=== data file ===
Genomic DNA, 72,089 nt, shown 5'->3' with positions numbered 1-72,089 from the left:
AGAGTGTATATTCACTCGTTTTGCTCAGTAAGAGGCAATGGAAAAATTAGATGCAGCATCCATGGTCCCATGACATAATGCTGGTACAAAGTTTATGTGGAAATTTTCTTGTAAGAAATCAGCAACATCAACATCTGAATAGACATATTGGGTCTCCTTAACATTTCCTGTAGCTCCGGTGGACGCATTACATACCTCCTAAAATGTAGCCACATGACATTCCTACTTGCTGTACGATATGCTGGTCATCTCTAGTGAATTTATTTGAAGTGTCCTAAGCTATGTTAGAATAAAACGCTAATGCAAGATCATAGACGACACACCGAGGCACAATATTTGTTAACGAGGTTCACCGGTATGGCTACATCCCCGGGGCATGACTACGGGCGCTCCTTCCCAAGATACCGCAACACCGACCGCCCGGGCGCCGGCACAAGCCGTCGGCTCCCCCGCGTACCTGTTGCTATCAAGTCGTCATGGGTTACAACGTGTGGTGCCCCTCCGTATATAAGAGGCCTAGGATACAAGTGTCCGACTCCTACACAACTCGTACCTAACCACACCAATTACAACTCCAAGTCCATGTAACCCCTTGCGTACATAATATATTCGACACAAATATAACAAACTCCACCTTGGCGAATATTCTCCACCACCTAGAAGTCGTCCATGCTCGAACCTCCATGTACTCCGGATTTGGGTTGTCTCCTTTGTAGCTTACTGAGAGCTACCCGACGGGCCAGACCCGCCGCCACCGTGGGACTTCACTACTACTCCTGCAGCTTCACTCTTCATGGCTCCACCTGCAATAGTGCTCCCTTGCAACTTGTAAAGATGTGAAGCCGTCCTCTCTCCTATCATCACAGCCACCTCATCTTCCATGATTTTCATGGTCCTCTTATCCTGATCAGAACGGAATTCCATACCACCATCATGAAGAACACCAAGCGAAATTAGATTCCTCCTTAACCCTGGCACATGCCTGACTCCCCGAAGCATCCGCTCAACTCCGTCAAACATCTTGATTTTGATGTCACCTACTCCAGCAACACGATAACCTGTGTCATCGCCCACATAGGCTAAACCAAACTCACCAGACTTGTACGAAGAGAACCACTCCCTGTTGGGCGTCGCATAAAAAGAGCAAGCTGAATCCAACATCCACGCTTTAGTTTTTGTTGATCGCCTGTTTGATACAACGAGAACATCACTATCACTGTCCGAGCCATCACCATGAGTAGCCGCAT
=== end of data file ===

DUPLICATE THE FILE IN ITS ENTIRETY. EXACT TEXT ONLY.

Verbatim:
Genomic DNA, 72,089 nt, shown 5'->3' with positions numbered 1-72,089 from the left:
AGAGTGTATATTCACTCGTTTTGCTCAGTAAGAGGCAATGGAAAAATTAGATGCAGCATCCATGGTCCCATGACATAATGCTGGTACAAAGTTTATGTGGAAATTTTCTTGTAAGAAATCAGCAACATCAACATCTGAATAGACATATTGGGTCTCCTTAACATTTCCTGTAGCTCCGGTGGACGCATTACATACCTCCTAAAATGTAGCCACATGACATTCCTACTTGCTGTACGATATGCTGGTCATCTCTAGTGAATTTATTTGAAGTGTCCTAAGCTATGTTAGAATAAAACGCTAATGCAAGATCATAGACGACACACCGAGGCACAATATTTGTTAACGAGGTTCACCGGTATGGCTACATCCCCGGGGCATGACTACGGGCGCTCCTTCCCAAGATACCGCAACACCGACCGCCCGGGCGCCGGCACAAGCCGTCGGCTCCCCCGCGTACCTGTTGCTATCAAGTCGTCATGGGTTACAACGTGTGGTGCCCCTCCGTATATAAGAGGCCTAGGATACAAGTGTCCGACTCCTACACAACTCGTACCTAACCACACCAATTACAACTCCAAGTCCATGTAACCCCTTGCGTACATAATATATTCGACACAAATATAACAAACTCCACCTTGGCGAATATTCTCCACCACCTAGAAGTCGTCCATGCTCGAACCTCCATGTACTCCGGATTTGGGTTGTCTCCTTTGTAGCTTACTGAGAGCTACCCGACGGGCCAGACCCGCCGCCACCGTGGGACTTCACTACTACTCCTGCAGCTTCACTCTTCATGGCTCCACCTGCAATAGTGCTCCCTTGCAACTTGTAAAGATGTGAAGCCGTCCTCTCTCCTATCATCACAGCCACCTCATCTTCCATGATTTTCATGGTCCTCTTATCCTGATCAGAACGGAATTCCATACCACCATCATGAAGAACACCAAGCGAAATTAGATTCCTCCTTAACCCTGGCACATGCCTGACTCCCCGAAGCATCCGCTCAACTCCGTCAAACATCTTGATTTTGATGTCACCTACTCCAGCAACACGATAACCTGTGTCATCGCCCACATAGGCTAAACCAAACTCACCAGACTTGTACGAAGAGAACCACTCCCTGTTGGGCGTCGCATAAAAAGAGCAAGCTGAATCCAACATCCACGCTTTAGTTTTTGTTGATCGCCTGTTTGATACAACGAGAACATCACTATCACTGTCCGAGCCATCACCATGAGTAGCCGCAT